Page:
To keep indoor surfaces as dry as possible, try to maintain the home's relative humidity between 30-60 percent. You can buy basic relative humidity monitors at some home supply or electronics stores. Important ways to control high humidity, condensation and other moisture problems in a warm, humid climate include: seal outside air leaks and duct leaks, use properly sized air conditioners and heaters, insulate or warm cold surfaces, avoid vinyl wallpaper, improve drainage to keep rainwater away from the foundation, inspect and fix roof and window flashing flaws, provide airspace between exterior walls and mirrors, pictures or furnishings, reduce moisture sources inside the home, and when needed, use a supplemental dehumidifier
Seal off Work Area and Ventilate to Outdoors:
Disturbing mold colonies can cause a massive release of spores. To reduce the spread of mold spores to the rest of the home, seal off the contaminated area. Cover central air registers and outlets with plastic and seal gaps around doors. Place a fan in a window of the work room to exhaust air to the outdoors.
TAKE STEPS TO PROTECT YOURSELF
Using protective equipment when handling mold contaminated materials is a wise precaution. The following equipment can help minimize exposure to mold:
Remove And Dispose Of Mold-Contaminated Materials:
Items which have absorbed moisture (porous materials) and which have mold growing on them need to be removed, bagged and thrown away. Such materials may include gypsum wallboard, insulation, plaster, carpet/carpet pad, ceiling tiles, processed wood products (other than solid wood) and paper products. Likewise, any porous materials that have contacted sewage should also be bagged and thrown away. Non-porous materials with surface mold growth may be saved if they are cleaned well and kept dry.
TAKE STEPS TO PROTECT OTHERS
Take steps to minimize the amount of dust generated. Plan to keep all susceptible people (children, seniors, and those sensitive to indoor contaminants, including people with compromised immune systems) out of the area to help minimize their potential for exposure. The following actions can help minimize the spread of mold spores:
Surface mold growing on non-porous materials such as hard plastic, concrete, glass, metal and solid wood can usually be cleaned. Cleaning must remove and capture the mold contamination, because dead spores and mold particles still cause health problems if they are left in place
Thoroughly scrub all contaminated surfaces using a stiff brush, hot water and a non-ammonia soap/detergent or commercial cleaner. Use a non- phosphate cleaner or rinse thoroughly to completely remove any phosphate residue (which can provide food for new growth). Collect excess cleaning liquid with a wet/dry vacuum, mop or sponge. Rinse area with clean water and collect excess rinse water.
After cleaning has removed all visible mold and other soiling from contaminated surfaces, you may choose to use a disinfectant to kill any mold missed by the cleaning, if you and others are not sensitive to the disinfectant. In the case of sewage contamination, disinfection must be performed. Contact your local health department for appropriate advice.
On color-fast, non-metal surfaces, you can disinfect with a solution of 1/4 to 1/2 cup bleach per gallon. Do not use bleach in the air conditioning system. Milder and less corrosive disinfectants include alcohols, disinfecting cleaners and hydrogen peroxide. Follow directions carefully.
Collect any run-off of bleach solution with a wet/dry vacuum, sponge or mop. However, do not rinse or wipe the bleach solution off the areas being reated -- allow it to dry on the surface.
Always handle bleach with caution. Never mix bleach with ammonia -- toxic chlorine gas may result. Bleach can irritate the eyes, nose, throat, and skin. Provide fresh air. Protect skin and eyes from contact with bleach. Test solution on a small area before treatment, since bleach is very corrosive and may damage some materials.
Speed Dry Wet Materials:
Dry any materials that are wet as soon and quickly as possible. Use fans and dehumidifiers, if possible, and move wet items away from walls and off floors. Check with equipment rental companies or restoration firms to see if you can rent fans and dehumidifiers. New mold colonies can form in as little as three days if cleaned materials stay wet. Wood and other materials that may look dry can still be damp enough to support regrowth.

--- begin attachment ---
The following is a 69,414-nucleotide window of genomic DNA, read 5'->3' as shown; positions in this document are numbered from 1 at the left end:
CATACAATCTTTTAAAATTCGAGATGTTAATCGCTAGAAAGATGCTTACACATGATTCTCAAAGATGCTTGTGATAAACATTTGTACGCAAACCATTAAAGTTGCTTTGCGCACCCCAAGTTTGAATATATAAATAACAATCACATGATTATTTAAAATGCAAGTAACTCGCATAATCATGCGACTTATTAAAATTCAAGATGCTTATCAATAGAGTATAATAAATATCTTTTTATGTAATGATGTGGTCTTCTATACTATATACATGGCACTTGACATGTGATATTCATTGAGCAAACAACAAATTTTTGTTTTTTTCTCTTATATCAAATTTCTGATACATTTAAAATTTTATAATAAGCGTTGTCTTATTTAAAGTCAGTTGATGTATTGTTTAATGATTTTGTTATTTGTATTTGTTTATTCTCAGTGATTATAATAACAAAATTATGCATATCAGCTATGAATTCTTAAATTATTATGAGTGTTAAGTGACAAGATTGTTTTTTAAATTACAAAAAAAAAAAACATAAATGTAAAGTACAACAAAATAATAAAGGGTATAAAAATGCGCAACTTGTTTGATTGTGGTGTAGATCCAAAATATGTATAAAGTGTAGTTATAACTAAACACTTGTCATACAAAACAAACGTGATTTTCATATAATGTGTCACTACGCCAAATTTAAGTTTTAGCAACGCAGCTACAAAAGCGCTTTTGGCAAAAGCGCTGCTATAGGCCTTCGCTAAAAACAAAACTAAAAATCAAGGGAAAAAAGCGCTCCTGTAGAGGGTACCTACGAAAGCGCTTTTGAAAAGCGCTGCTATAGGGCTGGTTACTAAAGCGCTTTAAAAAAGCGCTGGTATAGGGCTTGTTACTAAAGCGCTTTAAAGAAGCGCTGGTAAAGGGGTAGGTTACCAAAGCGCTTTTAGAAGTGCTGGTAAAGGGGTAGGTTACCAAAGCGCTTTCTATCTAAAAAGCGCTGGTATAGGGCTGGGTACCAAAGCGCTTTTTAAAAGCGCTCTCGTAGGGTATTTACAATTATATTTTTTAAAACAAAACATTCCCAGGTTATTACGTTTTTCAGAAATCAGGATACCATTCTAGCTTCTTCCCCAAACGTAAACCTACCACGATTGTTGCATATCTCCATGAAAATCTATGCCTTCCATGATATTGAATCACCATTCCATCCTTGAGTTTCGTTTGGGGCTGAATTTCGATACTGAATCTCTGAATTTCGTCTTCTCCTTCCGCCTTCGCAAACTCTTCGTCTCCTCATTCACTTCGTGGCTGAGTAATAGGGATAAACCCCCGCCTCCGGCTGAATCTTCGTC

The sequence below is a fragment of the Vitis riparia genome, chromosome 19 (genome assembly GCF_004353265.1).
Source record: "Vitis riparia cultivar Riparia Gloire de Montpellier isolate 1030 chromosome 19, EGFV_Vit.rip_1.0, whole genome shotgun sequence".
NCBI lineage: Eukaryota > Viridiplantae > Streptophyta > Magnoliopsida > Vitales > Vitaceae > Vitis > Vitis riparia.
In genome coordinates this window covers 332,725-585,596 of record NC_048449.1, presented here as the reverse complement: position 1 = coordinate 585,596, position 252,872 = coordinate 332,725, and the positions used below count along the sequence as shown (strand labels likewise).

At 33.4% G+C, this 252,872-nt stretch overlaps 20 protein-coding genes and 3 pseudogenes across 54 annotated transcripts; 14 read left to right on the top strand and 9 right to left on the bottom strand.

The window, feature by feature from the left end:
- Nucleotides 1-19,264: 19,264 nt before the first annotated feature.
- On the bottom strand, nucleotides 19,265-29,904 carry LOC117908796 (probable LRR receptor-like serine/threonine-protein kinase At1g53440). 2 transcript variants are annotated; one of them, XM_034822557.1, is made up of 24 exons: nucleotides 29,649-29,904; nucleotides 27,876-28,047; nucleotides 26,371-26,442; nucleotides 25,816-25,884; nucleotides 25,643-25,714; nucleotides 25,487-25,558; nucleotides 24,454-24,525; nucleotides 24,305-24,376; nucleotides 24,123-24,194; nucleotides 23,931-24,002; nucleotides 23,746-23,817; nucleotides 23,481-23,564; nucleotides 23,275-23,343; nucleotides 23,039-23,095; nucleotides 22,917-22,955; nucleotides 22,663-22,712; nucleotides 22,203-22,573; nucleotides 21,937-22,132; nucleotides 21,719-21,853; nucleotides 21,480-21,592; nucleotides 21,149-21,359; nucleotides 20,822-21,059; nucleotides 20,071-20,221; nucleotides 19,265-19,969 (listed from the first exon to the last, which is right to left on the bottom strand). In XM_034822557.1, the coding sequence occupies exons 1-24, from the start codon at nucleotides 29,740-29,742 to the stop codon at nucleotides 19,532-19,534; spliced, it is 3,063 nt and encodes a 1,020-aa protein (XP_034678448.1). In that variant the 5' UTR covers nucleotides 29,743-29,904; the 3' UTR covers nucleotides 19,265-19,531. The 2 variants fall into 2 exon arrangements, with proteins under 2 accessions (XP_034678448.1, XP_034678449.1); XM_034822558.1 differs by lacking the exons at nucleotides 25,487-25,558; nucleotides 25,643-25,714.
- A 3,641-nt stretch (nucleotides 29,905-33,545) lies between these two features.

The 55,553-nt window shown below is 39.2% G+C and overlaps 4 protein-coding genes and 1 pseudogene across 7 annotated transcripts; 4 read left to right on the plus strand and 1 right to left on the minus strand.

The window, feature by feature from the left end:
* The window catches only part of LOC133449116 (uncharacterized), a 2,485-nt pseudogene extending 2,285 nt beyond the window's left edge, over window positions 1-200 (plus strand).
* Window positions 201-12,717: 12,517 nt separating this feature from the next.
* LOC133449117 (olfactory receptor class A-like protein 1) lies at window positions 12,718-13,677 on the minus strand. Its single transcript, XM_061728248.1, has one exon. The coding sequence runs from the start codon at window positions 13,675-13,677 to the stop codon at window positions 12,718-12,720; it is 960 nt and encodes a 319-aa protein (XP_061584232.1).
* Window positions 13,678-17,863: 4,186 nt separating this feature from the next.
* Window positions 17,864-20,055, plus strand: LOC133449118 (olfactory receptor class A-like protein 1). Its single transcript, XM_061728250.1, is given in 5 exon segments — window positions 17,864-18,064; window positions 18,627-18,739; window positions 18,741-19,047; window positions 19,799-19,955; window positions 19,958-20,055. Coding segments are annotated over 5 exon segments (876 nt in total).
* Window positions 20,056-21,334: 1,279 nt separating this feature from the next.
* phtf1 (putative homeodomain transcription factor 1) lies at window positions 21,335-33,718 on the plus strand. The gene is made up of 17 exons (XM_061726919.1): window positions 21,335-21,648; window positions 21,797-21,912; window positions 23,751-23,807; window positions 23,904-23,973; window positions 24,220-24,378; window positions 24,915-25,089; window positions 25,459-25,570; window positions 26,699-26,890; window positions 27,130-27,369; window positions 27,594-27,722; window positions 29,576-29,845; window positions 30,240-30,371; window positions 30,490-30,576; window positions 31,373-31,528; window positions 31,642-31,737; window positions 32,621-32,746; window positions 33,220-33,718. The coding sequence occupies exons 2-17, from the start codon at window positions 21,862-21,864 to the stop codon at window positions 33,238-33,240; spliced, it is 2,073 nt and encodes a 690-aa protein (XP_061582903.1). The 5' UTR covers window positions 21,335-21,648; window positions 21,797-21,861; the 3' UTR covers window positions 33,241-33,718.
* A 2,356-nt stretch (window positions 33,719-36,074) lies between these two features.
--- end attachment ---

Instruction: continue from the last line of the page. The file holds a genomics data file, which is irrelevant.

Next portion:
Remain on Mold Alert:
Continue looking for signs of moisture problems or return of mold growth. Be particularly alert to moisture in areas of past growth. If mold returns, repeat cleaning steps and consider using speed drying equipment and moisture meters to ensure sufficient dryness. Regrowth may signal hat the material was not dry enough, should be removed, or that the source of the moisture problem is not corrected.
When Can We Rebuild?
Rebuilding and refurnishing should wait until all affected materials have dried completely. Be patient. It takes time to dry out wet building materials. Be sure to continue dehumidification and watching out for telltale signs that the moisture problem might be recurring.
Can Ozone Air Cleaners Remove Indoor Mold?
Some air cleaners are designed to produce ozone, which is a strong oxidizing agent and a known irritant of the lungs and respiratory system. Studies have shown that ozone, even at high concentrations, is not effective at killing airborne mold or surface mold contamination. Even if mold were killed by ozone, the health threats would not be reduced until mold contaminants are removed through cleaning. Health experts do not recommend the use of ozone to address mold or any other indoor air problems.
Where can I get more information about mold and indoor air quality?
Following are web sites with useful information and resources. When seeking information or services, carefully consider the credibility or potential bias of the source.
EPA –Indoor Air Quality Clearinghouse has information on many
IAQ issues involving asthma.
American Academy of Allergy Asthma and Immunology –
educational information about allergies and asthma.
Asthma and Allergy Foundation of America – educational information about asthma and allergies.
American Lung Association –information, research, publications on asthma, allergies and respiratory health.
Biological Contaminants (including mold)
North Carolina Cooperative Extension Service – Home Care has information on removal of mildew and carpet odor
Centers for Disease Control and Prevention – Provides information about indoor air quality, including mold.
EPA – Comprehensive list of mold resources and publications.
California Dept. of Health Services – Indoor Air Quality Information
Sheet for people who have water damage to their home.
EPA, A Brief Guide To Mold, Moisture, and Your Home , [EPA
EPA, Mold Remediation In Schools and Commercial Buildings, [EPA 402-K-01-001, March 2001]
Delaware Health and Social Services Division of Public Health, Breathe the Difference: Mold in Your Home
Claudette H. Reichel, Ed.D.
Professor and Extension Housing Specialist
LSU AgCenter – Louisiana Cooperative Extension Service
For information on many other topics, visit the web sites:
This information provided to you in part by:
Healthy Homes Educator
LSU AgCenter - LaHouse Resource Center